The son of two Hollywood sitcom writers, Ian Cinnamon learned to value creative freedom from an early age.
Growing up in Los Angeles, he took his parents’ creativity to heart, but then surprised them with his passion for science and math — and especially computers — over art. Cinnamon started programming in Java at age 7. At age 9, he posted a game he made — Tic Tac Toe — online. When someone bought it for $2.50, Cinnamon realized his programming skills were worth something.
He was 15 when he wrote Programming Video Games for the Evil Genius, an award-winning textbook for teenagers published by McGraw-Hill. Later, he developed several best-selling iPhone apps. Cinnamon graduated early from MIT with a degree in brain and cognitive science, then took off for Silicon Valley to advise the executive team of a public billion-dollar technology firm. Before starting at Stanford, Cinnamon founded Synapse, a startup that uses artificial intelligence to help security screening systems at courthouses, schools, office buildings, and airports automatically detect weapons. The technology has been piloted at venues around the world.
What was it like growing up as the son of two television writers, and how did your parents help develop your interest in technology?
My parents work together writing sitcoms — Who’s the Boss? and a lot of foreign TV shows. It was a very entertaining childhood. My parents are really funny and creative and they have great people skills. I used to be their technical support as a kid. I’d help them fix the printer. I taught myself to program computers when I was 7 years old. I’d also play videogames, but I got bored with them. I wanted to modify them and make my own. One of the things my parents always instilled in me was be your own boss. You want to be able to have creative freedom. Then, anything you create is truly your own. I was lucky that got stuck in my head from a very early age.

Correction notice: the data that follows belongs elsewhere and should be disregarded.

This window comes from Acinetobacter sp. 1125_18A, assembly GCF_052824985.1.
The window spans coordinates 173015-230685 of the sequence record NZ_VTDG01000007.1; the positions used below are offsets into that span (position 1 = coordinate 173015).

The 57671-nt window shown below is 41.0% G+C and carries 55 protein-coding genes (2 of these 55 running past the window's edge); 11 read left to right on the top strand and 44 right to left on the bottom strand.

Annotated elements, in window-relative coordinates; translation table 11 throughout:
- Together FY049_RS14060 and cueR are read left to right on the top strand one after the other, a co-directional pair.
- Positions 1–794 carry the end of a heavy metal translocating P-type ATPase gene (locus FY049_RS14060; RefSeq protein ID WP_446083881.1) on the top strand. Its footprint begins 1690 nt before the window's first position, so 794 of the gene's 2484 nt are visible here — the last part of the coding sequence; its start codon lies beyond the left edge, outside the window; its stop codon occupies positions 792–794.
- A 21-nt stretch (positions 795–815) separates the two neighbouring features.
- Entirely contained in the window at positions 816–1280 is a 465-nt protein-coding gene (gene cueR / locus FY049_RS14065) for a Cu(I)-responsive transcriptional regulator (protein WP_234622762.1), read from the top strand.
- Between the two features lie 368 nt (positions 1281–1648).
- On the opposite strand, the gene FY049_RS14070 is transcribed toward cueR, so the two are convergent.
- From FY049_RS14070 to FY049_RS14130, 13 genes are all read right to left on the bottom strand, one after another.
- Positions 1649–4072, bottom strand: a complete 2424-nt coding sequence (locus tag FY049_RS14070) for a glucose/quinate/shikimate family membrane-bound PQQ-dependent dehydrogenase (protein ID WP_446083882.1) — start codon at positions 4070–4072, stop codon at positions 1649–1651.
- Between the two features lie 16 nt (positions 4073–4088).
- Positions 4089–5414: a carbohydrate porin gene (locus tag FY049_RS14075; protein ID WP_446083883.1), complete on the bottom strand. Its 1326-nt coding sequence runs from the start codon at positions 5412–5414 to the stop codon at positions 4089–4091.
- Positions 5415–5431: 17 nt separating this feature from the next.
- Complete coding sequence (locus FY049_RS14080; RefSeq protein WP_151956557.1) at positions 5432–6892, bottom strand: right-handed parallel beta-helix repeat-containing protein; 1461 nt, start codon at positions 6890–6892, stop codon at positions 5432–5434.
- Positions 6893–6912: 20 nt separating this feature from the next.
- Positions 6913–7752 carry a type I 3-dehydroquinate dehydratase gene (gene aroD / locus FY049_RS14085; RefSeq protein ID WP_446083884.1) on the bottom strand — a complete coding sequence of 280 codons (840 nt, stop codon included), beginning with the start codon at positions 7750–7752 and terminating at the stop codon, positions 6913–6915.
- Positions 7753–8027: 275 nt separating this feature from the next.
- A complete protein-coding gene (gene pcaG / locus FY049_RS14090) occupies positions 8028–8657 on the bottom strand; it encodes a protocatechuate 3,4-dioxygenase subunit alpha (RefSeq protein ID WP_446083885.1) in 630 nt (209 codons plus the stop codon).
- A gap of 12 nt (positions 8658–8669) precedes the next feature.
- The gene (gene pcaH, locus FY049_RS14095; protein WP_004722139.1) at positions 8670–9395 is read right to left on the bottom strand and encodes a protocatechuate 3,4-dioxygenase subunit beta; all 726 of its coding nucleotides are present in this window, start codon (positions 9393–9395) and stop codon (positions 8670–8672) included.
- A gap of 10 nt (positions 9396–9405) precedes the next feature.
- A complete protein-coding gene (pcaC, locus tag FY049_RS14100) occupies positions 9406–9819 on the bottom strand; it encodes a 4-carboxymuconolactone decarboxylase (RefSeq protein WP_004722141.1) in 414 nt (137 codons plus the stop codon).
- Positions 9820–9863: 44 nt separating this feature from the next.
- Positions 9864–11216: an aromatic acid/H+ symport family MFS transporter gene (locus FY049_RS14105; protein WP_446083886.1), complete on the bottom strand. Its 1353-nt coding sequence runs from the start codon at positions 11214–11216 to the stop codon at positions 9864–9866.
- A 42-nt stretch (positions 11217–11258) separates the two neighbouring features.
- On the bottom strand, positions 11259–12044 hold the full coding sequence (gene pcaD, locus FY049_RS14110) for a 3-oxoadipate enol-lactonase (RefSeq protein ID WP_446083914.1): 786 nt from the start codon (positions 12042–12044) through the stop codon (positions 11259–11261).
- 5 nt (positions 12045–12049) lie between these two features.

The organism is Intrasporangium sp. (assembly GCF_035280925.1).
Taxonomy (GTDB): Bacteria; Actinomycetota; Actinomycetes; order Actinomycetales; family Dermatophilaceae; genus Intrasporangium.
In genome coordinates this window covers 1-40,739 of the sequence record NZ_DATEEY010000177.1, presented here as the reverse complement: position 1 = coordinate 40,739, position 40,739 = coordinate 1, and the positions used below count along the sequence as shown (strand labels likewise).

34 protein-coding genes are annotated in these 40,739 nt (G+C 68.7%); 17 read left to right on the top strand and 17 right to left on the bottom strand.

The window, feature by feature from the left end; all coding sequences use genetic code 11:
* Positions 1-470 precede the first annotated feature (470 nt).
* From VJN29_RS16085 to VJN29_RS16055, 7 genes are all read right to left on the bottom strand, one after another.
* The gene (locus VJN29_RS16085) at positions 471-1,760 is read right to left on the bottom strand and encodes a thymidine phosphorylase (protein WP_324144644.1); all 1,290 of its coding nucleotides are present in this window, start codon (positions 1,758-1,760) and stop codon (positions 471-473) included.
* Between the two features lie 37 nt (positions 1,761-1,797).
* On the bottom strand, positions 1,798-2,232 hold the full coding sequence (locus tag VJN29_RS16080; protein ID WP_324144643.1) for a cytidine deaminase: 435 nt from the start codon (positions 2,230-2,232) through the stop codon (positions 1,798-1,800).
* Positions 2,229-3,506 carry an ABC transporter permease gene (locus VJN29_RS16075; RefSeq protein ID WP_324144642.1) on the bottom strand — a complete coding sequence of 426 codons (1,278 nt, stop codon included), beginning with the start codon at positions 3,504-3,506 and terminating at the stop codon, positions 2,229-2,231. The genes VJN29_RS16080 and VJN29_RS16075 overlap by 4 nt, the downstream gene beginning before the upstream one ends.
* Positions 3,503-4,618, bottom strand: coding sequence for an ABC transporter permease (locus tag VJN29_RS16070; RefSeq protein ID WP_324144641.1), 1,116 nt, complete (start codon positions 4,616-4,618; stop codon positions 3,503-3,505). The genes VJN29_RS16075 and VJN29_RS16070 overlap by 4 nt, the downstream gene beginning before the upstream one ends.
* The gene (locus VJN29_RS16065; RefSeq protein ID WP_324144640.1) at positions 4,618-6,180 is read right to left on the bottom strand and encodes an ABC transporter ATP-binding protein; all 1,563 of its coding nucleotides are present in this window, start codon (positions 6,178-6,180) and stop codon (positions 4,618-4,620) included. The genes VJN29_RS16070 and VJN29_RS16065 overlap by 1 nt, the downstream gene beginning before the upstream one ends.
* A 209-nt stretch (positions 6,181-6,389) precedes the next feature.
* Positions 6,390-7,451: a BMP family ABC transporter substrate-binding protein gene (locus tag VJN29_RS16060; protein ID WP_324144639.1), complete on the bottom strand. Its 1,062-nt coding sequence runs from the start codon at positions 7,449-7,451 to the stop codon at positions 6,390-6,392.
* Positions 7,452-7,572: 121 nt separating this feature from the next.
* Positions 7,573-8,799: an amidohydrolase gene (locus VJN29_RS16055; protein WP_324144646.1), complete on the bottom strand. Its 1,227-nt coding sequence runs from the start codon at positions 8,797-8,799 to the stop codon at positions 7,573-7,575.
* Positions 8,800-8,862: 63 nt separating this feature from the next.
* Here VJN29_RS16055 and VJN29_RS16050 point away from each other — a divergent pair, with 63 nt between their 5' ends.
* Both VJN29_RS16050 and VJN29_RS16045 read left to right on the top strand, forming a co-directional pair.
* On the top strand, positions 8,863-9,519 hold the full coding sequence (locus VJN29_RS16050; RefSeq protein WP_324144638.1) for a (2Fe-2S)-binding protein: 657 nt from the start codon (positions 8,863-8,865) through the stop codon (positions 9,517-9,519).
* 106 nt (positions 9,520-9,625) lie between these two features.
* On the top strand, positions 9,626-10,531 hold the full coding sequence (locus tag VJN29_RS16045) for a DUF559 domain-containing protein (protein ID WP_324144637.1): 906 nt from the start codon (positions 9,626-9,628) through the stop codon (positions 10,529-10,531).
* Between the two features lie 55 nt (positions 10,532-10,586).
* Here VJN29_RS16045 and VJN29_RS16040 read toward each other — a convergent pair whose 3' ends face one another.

How did you come to write a best-selling book at age 15?
In high school, one the things I felt was really missing at the time was an intro to programming for young people. There were a lot of college textbooks on the market, but I wanted something for people like me. So, I emailed the editor of this McGraw-Hill series I’d read. I asked her if they have any books on programming for younger people. She misread my note. She said, are you interested in writing this for us? That was pure luck. Not until she sent over the contract did she know how old I was. Then my parents had to get involved. But, she ran with it and the book actually did quite well. Years later, in 2016, I noticed drones were getting really popular, so I got back in touch with the editor. She told me, if you think you should do it, just go write it. Writing a book is really fun. It lets you tackle problems in a different way.
Your iPhone app “Car Finder” was at one point ranked #22 in the iPhone app store. How did that app come to be?
During high school I was at the mall with my parents and sister in one of those giant Los Angeles parking lots where it’s easy to lose your car. That night at home I thought, this would be a fun app to make. It was one of the first 200 apps to be released for the iPhone. My timing just happened to be very good. I set a price of 99 cents. I thought I’d make a couple bucks, but in the first couple weeks a thousand people downloaded it. That was one of the first moments I thought to myself, I could be my own boss and make money doing it. I don’t need to follow that traditional path, I can carve my own. It was a big wakeup call.